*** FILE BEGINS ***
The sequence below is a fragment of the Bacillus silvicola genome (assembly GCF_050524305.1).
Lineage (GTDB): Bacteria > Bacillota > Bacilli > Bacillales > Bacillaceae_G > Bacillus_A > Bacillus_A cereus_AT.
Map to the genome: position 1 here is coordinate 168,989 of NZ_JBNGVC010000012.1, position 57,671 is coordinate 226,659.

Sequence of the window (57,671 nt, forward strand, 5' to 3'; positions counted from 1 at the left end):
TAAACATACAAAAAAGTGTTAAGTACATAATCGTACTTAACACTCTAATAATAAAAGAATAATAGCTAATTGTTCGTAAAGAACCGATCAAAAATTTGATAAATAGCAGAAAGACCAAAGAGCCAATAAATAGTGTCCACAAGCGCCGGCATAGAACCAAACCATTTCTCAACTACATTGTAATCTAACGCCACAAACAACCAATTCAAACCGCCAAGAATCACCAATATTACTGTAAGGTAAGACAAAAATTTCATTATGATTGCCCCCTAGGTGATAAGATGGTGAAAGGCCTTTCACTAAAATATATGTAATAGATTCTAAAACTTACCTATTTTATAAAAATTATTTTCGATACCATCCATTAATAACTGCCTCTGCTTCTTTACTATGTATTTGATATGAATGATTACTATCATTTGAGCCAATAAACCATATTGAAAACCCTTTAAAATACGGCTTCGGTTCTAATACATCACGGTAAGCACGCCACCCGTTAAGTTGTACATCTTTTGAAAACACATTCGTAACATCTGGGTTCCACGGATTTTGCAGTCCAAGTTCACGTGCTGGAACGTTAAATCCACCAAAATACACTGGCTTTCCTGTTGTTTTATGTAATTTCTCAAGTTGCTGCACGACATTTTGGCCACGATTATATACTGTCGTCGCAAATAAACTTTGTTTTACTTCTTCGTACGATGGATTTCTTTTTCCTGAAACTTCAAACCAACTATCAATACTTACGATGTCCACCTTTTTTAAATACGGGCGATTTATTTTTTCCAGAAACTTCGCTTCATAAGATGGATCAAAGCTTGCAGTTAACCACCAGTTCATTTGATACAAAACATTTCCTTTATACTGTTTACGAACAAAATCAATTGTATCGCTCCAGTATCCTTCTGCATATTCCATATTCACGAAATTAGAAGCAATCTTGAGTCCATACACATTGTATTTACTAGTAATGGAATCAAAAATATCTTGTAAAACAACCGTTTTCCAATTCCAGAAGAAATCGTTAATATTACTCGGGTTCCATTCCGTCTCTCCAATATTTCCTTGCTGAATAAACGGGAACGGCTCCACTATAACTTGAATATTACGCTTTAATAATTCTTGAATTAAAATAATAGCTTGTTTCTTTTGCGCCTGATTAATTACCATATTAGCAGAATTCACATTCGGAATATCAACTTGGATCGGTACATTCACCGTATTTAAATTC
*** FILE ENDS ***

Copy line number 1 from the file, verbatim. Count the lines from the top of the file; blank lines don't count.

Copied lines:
The sequence below is a fragment of the Bacillus silvicola genome (assembly GCF_050524305.1).